But the brother of humble circumstances is to glory in his high position, and the rich man is to glory in his humiliation, because like flowering grass he will pass away. For the sun rises with a scorching wind and withers the grass; and its flower falls off and the beauty of its appearance is destroyed; so too the rich man in the midst of his pursuits will fade away.
The contrast and struggle between the poor and the rich is covered repeatedly in the book of James (1:9-11; 2:1-7; 5:1-6). It is a struggle which continues today in many places around the globe. Yet the Spirit of God inspired James to show Christians the way out of this struggle by giving them a new perspective. Consider this. Why did God tell “the brother of humble circumstances” (i.e., the poor Christian) that they have a “high position” in which they are to “glory”? Why tell “the rich man” that he has “humiliation” in which he is to “glory”? Why promise the rich man that even while he is “in the midst of his pursuits” he will “fade away”?
After all, as far as the world is concerned the impoverished individual is worthless. They are seen as having no value. They are looked down upon and castigated. They have little to no advantages in life. When viewed from the perspective of the world, I can understand why Job’s wife, undoubtedly in deep sorrow, stress, and anger over the sudden loss of her children and her husband’s wealth, urged him to “curse God and die!” (Job 2:9). To her, at that moment, as far as she could see, there was nothing left to live for. From her perspective, God had certainly shown that He did not care about them. In like manner, the world holds wealth and those who have it in the highest esteem. The rich have all the advantages, all the power. Indeed, we observe most of them to attain and possess their vast riches all the way until their deaths. From a human point of view, rare is the rich man who is humiliated and has his wealth fade away.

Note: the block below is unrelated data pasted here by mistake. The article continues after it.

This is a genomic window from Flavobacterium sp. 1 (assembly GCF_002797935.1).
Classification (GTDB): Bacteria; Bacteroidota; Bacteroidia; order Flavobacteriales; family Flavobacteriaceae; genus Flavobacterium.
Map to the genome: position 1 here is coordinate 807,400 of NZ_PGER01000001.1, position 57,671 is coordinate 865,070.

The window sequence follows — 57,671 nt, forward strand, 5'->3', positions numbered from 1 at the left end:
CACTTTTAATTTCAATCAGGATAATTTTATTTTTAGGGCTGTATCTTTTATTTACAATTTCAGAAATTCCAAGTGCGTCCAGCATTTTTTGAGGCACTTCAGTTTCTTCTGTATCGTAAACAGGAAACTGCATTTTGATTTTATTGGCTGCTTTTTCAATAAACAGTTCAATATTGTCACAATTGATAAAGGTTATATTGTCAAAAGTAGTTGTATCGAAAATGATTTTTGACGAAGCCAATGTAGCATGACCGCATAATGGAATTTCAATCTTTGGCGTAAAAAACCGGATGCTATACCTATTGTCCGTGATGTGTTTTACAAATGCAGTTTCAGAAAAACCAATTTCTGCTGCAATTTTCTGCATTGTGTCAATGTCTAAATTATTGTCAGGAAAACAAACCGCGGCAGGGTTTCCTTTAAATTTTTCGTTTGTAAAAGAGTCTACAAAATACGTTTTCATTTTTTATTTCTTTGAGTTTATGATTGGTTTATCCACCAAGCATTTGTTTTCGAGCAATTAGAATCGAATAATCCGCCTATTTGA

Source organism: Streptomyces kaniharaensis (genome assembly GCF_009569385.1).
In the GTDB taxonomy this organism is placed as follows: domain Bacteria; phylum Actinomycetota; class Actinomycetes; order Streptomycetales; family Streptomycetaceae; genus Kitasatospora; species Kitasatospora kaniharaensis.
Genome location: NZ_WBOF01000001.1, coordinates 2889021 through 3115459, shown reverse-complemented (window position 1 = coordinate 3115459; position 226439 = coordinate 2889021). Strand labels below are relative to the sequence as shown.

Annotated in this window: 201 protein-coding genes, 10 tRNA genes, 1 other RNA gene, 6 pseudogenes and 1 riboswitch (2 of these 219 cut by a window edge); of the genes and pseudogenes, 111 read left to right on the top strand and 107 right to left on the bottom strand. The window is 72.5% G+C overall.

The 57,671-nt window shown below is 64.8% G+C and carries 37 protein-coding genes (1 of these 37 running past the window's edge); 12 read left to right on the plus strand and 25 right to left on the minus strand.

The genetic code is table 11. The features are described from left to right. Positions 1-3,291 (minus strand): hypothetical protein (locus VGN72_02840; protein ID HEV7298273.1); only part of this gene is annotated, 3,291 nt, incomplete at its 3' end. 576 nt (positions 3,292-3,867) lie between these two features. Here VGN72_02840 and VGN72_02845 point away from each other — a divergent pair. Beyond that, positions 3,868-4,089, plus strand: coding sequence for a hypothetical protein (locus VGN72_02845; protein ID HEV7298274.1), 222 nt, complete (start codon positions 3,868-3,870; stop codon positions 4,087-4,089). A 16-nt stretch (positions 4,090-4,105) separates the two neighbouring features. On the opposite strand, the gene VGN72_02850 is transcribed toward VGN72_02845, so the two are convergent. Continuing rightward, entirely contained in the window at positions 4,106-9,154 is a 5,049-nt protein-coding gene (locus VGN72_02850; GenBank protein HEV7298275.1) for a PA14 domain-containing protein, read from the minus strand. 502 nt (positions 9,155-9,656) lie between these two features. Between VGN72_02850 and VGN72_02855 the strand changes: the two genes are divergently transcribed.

However, the Christian is to “walk by faith, not by sight” (2 Cor. 5:7). Instead of embracing “human nature” and viewing things the way humanity tends to view them, we are to be “partakers of the divine nature” (2 Pet. 1:4) and look at things from a divine, eternal perspective. The only way we can do this is to regularly study and meditate upon the Word of God (cf. Rom. 10:17; Ps. 1:1-3), and thus come to know more and understand how God looks at things and embrace His point of view.
And from God’s viewpoint, the poor have many advantages over the rich. The gospel was first preached to the poor (Lk. 4:18), as seen when Jesus began to preach the gospel of the kingdom to the impoverished regions of Galilee and drew disciples from lowly fishermen (Matt. 4:12-25). Paul observed that there weren’t many who were “powerful” or “of noble birth” by “worldly standards” among the ranks of the church (1 Cor. 1:26; cf. Matt. 19:23ff). Thus, the poor Christian has much about which to “glory” (hypsos, be exalted). His name is in the registry of heaven. As far as eternity goes, the faithful Christian – poor or rich – has it made due to the grace of God.
In like manner, the perspective of eternity reveals that the material, worldly wealth of the rich man does not last. The parable of the rich fool shows that one can’t take one’s wealth with them into the next life (Lk. 12:13-21). James’ Middle Eastern readers would have been very familiar with his comparison of wealth’s brevity to the short lifespan of grass and flowers in the “scorching heat” of the sun. Indeed, placing too high of a priority on worldly riches leads to many spiritual downfalls (1 Tim. 6:6-10). Thus, the wealthy Christian who chooses to “store up for (themselves) treasures in heaven” (Matt. 6:19-21) by putting God first and others before himself (Matt. 22:37-39; Phil. 2:1-11; 1 Tim. 6:17-19) will indeed “glory in his humiliation.” In other words, by humbling himself to serve Christ and others he will be exalted in eternity.